# Chapter 2 Demand _amp; Supply

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```					Chapter 3: Demand & Supply

•   Demand
•   Supply
•   Market Equilibrium
•   Examples
•   Price ceiling/floor
Build a model

• sellers
• & their interaction
Use the model

• to predict
• the impact of changes
• to explain
• changes that occur
Demand

• relationship between
• quantity demanded of a good
• price
• holding other factors constant
quantity demanded (Qd)

• amount of good or service
• unit of measure
• per unit of time
• “2 bottles of water per day”
Law of Demand

If the price of a good

then the Qd

holding other things constant!!!
Why?

• higher price makes you feel poorer
• income effect
• higher price on one good,
substitute other goods.
• substitution effect
Example: bottles of water per day

Describe demand in 2 ways:
• Demand schedule
• a list of Qd
at each price
• Demand curve
• a graph of demand schedule
Demand Schedule
Price = \$/bottle
Qd = bottles/day               P       Qd
P                              \$2.00   0
2                                  \$1.50   1
1.5                                \$1.00   2
1                                  \$.50    3
.5

0    1         2   3   4   Qd
Demand curve
P

2
1.5
1
D
.5
Qd
0   1   2   3       4
• individual demand
• demand curve for 1 buyer
• market demand**
• demand curve for all buyers
• add up individual Qd for each
price
Changes in Demand

• recall our assumption
• hold other things constant
• allow only price to change
• but what if other factors do change?
• change in demand
• shift to a new demand curve
increase in demand

• increase in Qd at every price
• demand curve shifts to the right
P

2
1.5
1
D’
.5                      D
Qd
0   1   2   3       4
decrease in demand

• decrease in Qd at every price
• demand curve shifts to the left
P

D
D’’   Qd
Factors affecting demand

•   income
•   prices of related goods
•   preferences
income
• for normal goods,
an increase in income will increase
demand
• examples:
CDs, bottled water,
eating out,
• for inferior goods,
an increase in income will
decrease the demand
• examples:
ramen noodles,
check-cashing service
Prices of related goods

• what are related goods?
• substitutes
e.g. Snapple, Coke
• complements
goods consumed with water
e.g. pretzels
substitutes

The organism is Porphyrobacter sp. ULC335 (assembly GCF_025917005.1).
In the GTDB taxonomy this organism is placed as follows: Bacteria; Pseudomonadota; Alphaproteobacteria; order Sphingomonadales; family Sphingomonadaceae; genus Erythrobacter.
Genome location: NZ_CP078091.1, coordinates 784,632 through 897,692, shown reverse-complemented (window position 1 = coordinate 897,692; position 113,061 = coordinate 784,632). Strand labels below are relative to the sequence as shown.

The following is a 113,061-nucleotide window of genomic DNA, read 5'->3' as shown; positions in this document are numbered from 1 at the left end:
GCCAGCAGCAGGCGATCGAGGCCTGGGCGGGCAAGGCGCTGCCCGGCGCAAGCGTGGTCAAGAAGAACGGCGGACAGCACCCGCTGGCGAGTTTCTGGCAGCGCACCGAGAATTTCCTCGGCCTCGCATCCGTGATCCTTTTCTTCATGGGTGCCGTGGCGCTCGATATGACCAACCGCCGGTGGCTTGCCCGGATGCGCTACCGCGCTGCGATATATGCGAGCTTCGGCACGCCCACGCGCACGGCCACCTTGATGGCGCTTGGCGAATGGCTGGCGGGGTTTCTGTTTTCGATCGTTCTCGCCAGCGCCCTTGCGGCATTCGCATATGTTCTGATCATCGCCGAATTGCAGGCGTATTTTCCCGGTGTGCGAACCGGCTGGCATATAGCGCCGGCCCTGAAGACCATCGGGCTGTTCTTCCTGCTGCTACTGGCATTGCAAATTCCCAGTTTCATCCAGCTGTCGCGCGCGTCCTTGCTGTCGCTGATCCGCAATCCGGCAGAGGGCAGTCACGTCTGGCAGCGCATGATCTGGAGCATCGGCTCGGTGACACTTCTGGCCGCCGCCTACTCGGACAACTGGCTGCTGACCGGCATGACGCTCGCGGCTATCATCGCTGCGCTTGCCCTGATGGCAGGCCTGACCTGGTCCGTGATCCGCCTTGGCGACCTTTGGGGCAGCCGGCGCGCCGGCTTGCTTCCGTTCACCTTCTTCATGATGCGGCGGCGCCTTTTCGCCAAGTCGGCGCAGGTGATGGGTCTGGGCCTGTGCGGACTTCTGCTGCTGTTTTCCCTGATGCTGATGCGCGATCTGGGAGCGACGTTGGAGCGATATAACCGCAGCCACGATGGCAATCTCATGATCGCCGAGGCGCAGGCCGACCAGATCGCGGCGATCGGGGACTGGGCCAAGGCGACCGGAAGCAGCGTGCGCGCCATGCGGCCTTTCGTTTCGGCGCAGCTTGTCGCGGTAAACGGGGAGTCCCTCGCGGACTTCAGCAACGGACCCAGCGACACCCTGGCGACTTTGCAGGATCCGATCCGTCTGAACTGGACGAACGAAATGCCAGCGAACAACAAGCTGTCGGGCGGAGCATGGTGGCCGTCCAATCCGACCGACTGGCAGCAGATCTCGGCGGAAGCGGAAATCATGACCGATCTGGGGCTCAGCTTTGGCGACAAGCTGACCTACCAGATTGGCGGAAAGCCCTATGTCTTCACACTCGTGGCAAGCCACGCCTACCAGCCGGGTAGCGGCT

• if price of Snapple rises,
• people switch to water
• increase in demand for water
• if price of Snapple falls,
• people switch from water
to Snapple
• decrease in demand for water
complements

• if price of pretzels rises
• eat fewer pretzels,
so drink less water,
• demand for water falls

• buyers can expect change in
• future income
• future prices
and act to change demand today
• expect price of water to rise next
month,
• increase demand today

• size of population
• demographics
• age
• gender
• race
• if there are more buyers
• increase market demand for water
• could be due to
more people overall
more people who like water
preferences

• what do we want to buy?
• change in our likes/dislikes
• acid washed jeans?
• tattoos?
• change in technology
• 5 1/4” floppies?
• DVDs?
• if drinking more water
beneficial to health,
• increase in demand for bottled
water
Important!!
• Change in demand
-- occurs when other factors change
-- shift to a new demand curve

• change in demand
• NOT caused by change in price of
the good
• Change in quantity demanded
-- occurs when prices change
-- movement along existing demand
curve
Change in Qd
P

D

Qd
Change in Demand
P

D
D
Qd
Supply

• behavior of sellers
• relationship between
• quantity supplied of a good
• price
• holding other factors constant
Law of Supply

If the price of a good

then the Qs

holding other things constant!!!
Why?

• Holding costs constant
• higher price means higher profit
margin
Supply Schedule

Price = \$/bottle
Qs = bottles/day
P       Qs
P                              \$2.00   3
2                                  \$1.50   2
1.5                                \$1.00   1
1                                  \$.50    0

.5

0    1     2      3   4   Qs
Supply curve
P
S
2
1.5
1
.5
Qs
0   1   2   3       4
• Individual supply